Danko Tarabar

Date of Graduation


Document Type


Degree Type



College of Business and Economics



Committee Chair

Joshua C Hall

Committee Co-Chair

Arabinda Basistha

Committee Member

Bryan C McCannon

Committee Member

Andrew T Young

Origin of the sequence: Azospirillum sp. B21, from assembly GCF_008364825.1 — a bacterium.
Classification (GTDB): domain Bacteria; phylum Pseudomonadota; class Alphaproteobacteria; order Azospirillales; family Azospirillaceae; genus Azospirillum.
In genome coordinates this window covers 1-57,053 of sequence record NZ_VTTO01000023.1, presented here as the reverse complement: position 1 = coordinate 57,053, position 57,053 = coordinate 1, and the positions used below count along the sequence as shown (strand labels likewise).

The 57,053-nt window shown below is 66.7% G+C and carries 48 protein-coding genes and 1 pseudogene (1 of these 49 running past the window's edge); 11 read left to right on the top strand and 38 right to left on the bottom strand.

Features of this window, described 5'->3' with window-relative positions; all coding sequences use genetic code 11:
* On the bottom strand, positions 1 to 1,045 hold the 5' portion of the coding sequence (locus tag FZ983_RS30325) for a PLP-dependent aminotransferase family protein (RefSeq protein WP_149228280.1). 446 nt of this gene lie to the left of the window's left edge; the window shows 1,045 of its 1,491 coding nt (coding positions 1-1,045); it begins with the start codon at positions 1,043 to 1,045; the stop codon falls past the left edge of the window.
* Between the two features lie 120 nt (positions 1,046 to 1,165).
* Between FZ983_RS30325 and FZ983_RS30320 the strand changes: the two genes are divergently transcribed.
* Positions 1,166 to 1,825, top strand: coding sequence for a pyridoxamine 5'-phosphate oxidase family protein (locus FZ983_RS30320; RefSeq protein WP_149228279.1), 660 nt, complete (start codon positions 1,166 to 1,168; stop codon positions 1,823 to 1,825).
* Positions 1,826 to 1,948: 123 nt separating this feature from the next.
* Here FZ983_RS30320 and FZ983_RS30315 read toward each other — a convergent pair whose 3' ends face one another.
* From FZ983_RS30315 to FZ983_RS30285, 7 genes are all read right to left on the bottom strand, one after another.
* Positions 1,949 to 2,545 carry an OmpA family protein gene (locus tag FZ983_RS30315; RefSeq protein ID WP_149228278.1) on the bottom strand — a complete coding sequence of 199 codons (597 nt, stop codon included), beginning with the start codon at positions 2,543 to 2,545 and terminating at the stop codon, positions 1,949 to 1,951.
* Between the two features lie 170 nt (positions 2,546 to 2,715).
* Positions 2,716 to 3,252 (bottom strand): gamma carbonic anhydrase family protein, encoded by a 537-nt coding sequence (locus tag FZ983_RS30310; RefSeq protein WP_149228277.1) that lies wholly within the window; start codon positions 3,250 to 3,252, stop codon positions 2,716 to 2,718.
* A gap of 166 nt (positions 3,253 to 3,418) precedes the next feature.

This dissertation is a collection of empirical essays studying the drivers of institutional change and the effects of economic and political integration across countries, with a special focus on the European setting. Chapter 2 examines the drivers of market-institutional change within transition countries, the early post-communist economies undergoing an economic system switch from socialism to a market order in the immediate aftermath of communism's collapse, between 1989 and 2001. I hypothesize that the effectiveness of political liberalization, a factor identified to be the major driver of economic reform in transition countries, is conditional on the underlying cultural attitudes that influence how voters may legitimize particular institutional arrangements. By considering the interaction term between culture and democracy, I disaggregate the marginal effect of democracy on market reform adoption by the cultural environment from which democracy emerged. I find that in societies that foster individualistic and politically egalitarian attitudes, the positive effect of democracy on reforms is amplified. Chapter 3 considers the impact of EU integration on institutional quality in a set of European countries between 1970 and 2010. EU integration can promote institutional improvement via at least two mechanisms: the pre-membership accession process, during which countries are mandated to implement reforms as a condition for joining, and the membership stage, in which new member states are ushered in a common market of unrestricted mobility. On the latter, it is argued that the presence of the common market encourages competition between members in adopting better policies and institutions with the aim of attracting capital and labor or risk their exit. The main finding is that integration with the EU often has a statistically negligible impact on institutional improvement, and that when the impact is significant, it is generally modest. Chapter 4 considers how the intensity of EU member countries' economic activity with the EU's common market along with their institutional conformity with EU law relate to entrepreneurial activity, measured by the prevalence of microfirms and the rate of self-employment between 2004 and 2012. It is shown that the deepening of economic and political integration with the EU stimulates entrepreneurial activity in member countries by expanding opportunities for specialization, promoting a healthy competitive environment, and reducing transaction costs of operating a business. Chapter 5 summarizes the findings of this dissertation and offers concluding remarks.